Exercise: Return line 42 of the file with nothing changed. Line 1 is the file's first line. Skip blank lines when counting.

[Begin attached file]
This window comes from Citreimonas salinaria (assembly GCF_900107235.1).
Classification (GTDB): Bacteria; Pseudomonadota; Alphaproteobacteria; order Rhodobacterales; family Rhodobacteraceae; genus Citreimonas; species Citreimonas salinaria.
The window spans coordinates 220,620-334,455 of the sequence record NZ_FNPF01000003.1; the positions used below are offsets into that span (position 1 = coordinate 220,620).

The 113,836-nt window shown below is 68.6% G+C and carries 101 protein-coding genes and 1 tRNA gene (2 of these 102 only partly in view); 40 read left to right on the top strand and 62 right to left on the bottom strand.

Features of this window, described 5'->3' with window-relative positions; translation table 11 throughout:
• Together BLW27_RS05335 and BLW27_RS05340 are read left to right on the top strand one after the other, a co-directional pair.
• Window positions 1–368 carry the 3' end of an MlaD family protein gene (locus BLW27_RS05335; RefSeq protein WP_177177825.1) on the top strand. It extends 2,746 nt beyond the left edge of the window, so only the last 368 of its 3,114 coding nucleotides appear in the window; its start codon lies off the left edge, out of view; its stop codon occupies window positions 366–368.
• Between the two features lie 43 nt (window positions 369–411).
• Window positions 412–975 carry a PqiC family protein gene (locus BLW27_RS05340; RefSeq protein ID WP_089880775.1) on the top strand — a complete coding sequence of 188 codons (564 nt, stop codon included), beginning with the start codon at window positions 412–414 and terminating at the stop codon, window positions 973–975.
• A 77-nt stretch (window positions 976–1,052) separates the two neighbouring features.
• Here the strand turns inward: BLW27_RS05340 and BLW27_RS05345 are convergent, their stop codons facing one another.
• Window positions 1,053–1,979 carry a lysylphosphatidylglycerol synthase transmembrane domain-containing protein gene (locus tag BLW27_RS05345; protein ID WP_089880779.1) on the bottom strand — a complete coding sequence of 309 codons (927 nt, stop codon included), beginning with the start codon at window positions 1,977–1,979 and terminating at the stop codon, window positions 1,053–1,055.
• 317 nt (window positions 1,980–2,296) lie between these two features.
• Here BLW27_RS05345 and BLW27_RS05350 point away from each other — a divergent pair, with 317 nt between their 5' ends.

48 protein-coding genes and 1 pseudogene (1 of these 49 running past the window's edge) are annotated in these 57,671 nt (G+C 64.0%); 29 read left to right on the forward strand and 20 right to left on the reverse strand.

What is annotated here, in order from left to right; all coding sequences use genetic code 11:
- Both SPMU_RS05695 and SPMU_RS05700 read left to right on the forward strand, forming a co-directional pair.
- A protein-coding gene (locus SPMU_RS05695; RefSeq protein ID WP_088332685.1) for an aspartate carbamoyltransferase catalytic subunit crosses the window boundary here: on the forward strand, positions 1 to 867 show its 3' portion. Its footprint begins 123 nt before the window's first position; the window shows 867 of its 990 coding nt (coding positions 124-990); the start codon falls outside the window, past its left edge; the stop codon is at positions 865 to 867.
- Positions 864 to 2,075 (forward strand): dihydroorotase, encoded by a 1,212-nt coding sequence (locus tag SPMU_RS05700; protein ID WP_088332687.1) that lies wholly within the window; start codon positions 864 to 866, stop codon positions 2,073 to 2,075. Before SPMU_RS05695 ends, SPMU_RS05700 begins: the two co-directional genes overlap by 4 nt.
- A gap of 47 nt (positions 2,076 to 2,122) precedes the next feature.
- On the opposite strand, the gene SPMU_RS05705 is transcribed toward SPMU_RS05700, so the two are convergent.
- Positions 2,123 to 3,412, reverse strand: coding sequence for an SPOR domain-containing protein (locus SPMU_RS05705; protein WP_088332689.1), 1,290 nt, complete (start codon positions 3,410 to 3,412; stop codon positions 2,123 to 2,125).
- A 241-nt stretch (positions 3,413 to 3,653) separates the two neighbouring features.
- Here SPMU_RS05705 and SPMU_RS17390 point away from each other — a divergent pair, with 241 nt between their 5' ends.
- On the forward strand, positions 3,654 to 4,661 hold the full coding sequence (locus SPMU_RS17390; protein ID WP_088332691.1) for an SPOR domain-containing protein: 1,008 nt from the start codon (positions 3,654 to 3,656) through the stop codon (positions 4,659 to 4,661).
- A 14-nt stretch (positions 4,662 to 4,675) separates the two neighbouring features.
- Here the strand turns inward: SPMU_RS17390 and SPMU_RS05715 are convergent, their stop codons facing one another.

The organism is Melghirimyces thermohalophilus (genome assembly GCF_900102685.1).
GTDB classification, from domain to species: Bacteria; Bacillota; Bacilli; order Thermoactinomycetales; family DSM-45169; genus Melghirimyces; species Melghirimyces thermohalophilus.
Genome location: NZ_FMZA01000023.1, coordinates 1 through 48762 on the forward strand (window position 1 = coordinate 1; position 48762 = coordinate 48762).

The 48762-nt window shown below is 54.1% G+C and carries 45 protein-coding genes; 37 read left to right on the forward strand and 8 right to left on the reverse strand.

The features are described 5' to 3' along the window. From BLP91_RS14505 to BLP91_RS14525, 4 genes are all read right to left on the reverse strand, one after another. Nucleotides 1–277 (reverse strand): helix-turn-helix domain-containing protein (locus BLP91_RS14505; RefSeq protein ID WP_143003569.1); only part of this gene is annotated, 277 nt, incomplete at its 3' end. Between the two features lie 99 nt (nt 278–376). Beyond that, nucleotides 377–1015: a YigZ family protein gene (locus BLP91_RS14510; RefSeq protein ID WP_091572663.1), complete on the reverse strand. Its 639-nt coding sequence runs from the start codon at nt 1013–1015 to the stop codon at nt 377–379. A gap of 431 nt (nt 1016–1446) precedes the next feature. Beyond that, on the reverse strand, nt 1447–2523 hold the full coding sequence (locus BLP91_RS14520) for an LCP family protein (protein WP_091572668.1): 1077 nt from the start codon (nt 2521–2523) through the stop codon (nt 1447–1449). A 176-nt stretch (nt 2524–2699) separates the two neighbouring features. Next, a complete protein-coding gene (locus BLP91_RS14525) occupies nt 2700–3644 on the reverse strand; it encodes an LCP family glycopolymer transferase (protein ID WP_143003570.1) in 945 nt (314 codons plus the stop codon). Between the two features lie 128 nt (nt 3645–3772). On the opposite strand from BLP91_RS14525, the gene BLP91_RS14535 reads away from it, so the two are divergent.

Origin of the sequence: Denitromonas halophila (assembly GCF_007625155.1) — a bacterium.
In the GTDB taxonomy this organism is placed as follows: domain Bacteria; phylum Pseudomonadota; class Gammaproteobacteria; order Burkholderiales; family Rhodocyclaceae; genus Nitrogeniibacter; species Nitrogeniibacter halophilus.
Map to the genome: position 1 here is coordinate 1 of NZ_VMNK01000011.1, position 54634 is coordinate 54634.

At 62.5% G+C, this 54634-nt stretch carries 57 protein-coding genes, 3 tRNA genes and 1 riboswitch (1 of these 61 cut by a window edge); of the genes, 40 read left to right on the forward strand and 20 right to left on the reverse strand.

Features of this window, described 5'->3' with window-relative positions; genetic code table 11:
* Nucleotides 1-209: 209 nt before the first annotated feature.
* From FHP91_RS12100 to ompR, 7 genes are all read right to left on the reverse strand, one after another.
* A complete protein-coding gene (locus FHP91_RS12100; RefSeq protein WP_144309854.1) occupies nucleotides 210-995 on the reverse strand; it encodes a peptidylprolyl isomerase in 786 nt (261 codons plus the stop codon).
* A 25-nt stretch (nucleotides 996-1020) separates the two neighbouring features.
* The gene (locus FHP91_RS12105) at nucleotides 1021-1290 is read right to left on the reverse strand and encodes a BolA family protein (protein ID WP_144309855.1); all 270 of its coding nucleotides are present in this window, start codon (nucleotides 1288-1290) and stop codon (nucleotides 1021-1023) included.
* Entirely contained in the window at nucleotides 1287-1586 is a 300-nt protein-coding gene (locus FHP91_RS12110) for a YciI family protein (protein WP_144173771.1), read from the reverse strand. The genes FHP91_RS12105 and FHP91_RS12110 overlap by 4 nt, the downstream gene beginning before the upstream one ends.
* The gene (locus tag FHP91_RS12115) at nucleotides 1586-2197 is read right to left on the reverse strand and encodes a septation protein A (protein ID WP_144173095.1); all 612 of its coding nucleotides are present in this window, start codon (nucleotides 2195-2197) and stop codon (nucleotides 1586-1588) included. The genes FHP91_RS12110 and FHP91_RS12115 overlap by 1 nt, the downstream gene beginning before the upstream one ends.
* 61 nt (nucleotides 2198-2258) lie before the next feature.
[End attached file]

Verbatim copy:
* The gene (locus FHP91_RS12105) at nucleotides 1021-1290 is read right to left on the reverse strand and encodes a BolA family protein (protein ID WP_144309855.1); all 270 of its coding nucleotides are present in this window, start codon (nucleotides 1288-1290) and stop codon (nucleotides 1021-1023) included.